A PARAPHRASE ON PSALM CXIV.
And make soft rills from fiery flint-stones gush! In his seventeenth year he commenced his University career at Christ College, Cambridge. For this he was prepared by an extensive acquaintance with classical literature, and a knowledge of several modern languages acquired at St. Paul's School. But it was to the poets that he devoted his chief attention, and for the appreciation of them he modestly lays claim but to one, and that a very subordinate qualification,-an exquisite nicety of ear. It was in this the first
* Foster's Essay on a Man's writing Memoirs of himself.
year of his college:life that he wrote his elegy“ On the death of a Fair Infant,” which is too long for insertion, but which indicates a great advance upon his earlier productions in : maturity of mind and in facility of management. It cannot be said of Milton that he ever set any author before him as a model. It is, however, evident that Ovid was the reigning, favourite of the youthful poet, and, even amidst the multifarious learning which, as if by a necessity he could not control, crowded the productions of his after life, it is easy; to trace the frequent reminiscences of his first love.
At college he was particularly admired for his academical exercises, both in Latin and English verse. The former language he wrote through life with as much ease and force as if it had been his vernacular tongue. In his prose writings, indeed, he never affected a pedantic conformity to the classic models, though in Latin verse his resemblance to them was at once so close and so. natural, that Mr. Macaulay justly applies to him a tasteful criticism on Cowley, that “ he wore the garb but not the clothes of the ancients."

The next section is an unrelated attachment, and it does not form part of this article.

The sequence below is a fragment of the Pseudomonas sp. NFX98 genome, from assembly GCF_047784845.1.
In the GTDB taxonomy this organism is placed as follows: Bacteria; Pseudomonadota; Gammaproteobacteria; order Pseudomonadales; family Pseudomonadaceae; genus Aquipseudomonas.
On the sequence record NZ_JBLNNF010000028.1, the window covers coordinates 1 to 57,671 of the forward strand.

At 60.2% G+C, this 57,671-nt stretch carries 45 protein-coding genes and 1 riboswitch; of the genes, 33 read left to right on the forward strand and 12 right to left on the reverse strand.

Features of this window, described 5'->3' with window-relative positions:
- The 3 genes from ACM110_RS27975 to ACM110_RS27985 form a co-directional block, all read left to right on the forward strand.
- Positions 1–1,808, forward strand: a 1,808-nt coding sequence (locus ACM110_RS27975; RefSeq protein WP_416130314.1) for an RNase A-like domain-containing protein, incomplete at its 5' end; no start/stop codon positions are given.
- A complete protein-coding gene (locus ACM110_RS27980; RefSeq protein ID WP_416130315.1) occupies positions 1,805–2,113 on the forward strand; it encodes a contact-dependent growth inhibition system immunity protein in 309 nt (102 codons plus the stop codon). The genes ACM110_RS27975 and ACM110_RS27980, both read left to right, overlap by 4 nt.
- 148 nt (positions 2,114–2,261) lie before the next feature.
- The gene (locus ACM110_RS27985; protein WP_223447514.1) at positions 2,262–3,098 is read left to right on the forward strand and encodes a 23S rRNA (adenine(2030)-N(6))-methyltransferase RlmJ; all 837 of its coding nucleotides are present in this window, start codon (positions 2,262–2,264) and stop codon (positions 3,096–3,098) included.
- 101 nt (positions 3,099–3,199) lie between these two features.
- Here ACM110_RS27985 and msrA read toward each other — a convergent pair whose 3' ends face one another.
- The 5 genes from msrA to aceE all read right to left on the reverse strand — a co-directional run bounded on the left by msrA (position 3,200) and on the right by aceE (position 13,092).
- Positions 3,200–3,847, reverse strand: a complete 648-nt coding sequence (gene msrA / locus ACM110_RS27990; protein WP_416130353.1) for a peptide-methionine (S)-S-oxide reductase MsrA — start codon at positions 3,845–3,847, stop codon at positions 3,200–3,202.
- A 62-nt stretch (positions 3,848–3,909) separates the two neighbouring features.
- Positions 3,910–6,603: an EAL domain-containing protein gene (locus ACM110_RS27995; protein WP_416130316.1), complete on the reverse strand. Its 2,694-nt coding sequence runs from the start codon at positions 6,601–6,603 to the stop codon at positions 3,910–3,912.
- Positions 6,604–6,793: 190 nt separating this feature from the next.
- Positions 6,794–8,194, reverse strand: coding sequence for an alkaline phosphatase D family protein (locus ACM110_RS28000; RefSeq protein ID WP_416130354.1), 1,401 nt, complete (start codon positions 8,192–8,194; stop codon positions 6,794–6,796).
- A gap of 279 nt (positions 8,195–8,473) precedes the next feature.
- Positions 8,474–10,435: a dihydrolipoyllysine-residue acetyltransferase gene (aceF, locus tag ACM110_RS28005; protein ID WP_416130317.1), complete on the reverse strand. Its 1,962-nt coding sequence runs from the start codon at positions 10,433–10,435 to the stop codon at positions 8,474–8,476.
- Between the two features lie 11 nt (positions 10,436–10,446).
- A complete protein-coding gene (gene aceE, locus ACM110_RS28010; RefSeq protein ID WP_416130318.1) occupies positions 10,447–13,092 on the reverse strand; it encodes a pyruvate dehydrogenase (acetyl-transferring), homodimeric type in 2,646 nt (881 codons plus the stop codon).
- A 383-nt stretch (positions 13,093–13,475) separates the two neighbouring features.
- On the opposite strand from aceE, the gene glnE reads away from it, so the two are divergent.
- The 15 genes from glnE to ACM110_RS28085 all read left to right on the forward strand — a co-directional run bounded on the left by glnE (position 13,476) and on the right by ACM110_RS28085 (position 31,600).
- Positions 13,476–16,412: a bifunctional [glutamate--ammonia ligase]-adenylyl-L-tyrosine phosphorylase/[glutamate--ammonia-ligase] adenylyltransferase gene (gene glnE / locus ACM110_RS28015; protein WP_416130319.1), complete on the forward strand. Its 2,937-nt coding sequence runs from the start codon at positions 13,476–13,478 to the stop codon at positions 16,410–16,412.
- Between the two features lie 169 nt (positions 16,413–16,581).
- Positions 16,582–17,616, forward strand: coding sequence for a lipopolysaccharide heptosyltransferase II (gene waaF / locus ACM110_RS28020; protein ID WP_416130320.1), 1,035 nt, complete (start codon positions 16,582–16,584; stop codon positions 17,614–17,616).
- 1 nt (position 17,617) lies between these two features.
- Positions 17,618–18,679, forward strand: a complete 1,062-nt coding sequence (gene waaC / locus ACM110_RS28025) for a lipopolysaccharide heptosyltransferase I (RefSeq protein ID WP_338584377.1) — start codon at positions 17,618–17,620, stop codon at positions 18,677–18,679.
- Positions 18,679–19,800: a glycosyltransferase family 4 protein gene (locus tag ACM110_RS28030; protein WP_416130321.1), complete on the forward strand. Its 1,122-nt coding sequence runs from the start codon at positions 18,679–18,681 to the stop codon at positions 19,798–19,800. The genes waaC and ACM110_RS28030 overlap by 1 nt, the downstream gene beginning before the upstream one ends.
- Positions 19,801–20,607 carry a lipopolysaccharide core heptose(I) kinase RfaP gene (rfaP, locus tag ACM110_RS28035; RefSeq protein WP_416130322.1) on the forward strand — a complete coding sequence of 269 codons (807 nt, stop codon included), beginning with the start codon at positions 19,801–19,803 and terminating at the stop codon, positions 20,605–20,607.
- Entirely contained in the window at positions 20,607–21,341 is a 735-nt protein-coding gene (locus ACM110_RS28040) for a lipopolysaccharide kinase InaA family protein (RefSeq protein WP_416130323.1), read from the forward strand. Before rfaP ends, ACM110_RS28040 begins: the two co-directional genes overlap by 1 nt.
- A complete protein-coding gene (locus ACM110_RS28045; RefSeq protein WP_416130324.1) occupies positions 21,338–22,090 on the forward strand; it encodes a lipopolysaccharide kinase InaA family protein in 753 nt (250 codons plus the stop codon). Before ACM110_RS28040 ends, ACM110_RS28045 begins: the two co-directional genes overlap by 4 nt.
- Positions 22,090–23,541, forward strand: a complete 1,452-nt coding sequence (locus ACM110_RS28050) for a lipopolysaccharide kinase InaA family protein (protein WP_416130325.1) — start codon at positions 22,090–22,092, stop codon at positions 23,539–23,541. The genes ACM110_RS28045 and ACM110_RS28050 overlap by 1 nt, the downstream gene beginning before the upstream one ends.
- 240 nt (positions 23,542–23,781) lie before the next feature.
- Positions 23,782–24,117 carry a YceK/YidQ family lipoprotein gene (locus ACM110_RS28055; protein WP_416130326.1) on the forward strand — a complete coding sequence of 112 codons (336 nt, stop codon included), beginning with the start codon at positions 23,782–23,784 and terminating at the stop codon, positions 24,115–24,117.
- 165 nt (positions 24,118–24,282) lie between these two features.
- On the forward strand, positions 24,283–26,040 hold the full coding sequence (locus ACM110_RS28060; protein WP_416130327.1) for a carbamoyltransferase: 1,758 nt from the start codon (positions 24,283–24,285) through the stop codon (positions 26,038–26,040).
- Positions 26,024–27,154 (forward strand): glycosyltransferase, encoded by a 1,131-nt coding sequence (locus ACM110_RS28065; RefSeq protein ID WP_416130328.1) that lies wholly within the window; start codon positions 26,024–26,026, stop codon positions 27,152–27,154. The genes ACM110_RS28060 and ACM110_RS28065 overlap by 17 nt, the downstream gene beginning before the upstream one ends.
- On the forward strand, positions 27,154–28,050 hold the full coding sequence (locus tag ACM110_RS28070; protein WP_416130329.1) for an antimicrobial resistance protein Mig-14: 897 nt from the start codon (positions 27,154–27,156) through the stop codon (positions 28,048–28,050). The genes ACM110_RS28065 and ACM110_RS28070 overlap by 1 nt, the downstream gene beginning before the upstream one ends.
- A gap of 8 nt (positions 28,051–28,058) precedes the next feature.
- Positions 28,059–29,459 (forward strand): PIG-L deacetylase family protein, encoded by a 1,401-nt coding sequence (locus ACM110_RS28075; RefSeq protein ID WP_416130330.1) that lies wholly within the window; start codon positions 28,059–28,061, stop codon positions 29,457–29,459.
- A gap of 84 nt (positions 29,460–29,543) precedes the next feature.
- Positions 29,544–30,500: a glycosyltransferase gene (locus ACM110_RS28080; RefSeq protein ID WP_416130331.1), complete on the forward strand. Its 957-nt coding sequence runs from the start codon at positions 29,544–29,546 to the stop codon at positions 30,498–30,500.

In the year : 1627 he produced a “vacation exercise in the College," of which Todd remarks that, written at the age of nineteen, it has been repeatedly and justly noticed as containing indications of the future bard, “whose genius was equal to a subject that carried him beyond the limits of the world.” In the following lines the reader will discern the twilight that heralded the undeclining day of Comus, Il Penseroso, and the Paradise Lost. Addressing the personification of the English language, he writes:
Yet I had rather, if I were to chuse,
Listening to what unshorn Apollo sings
In willing chains and sweet captivity. Two years afterwards he produced his “Ode on the Morning of Christ's Nativity." A hypercritical analysis has detected some fancied faults in this exquisite poem. But if the writers referred to had recollected the age in which (not to say at which) it was written, or the canon of candour which a great poetical critic* of antiquity left for the guidance of his successors, they might, perhaps, have spared their ingenuity. It bears a stamp of premature, but conscious, majesty in every verse; while in the very music of such stanzas as the following, there reigns a spirit of silence which is charmingly appropriate, and irresistibly impressive :
No war, or battle's sound,
Was heard the world around :
The hooked chariot stood
Unstainéd with hostile blood;
And kings sat still with awful eye,
* Verum ubi plura nitent in carmine, non ego paucis
Offendar maculis quas aut incuria fudit,
Horace : De Arte Poetica.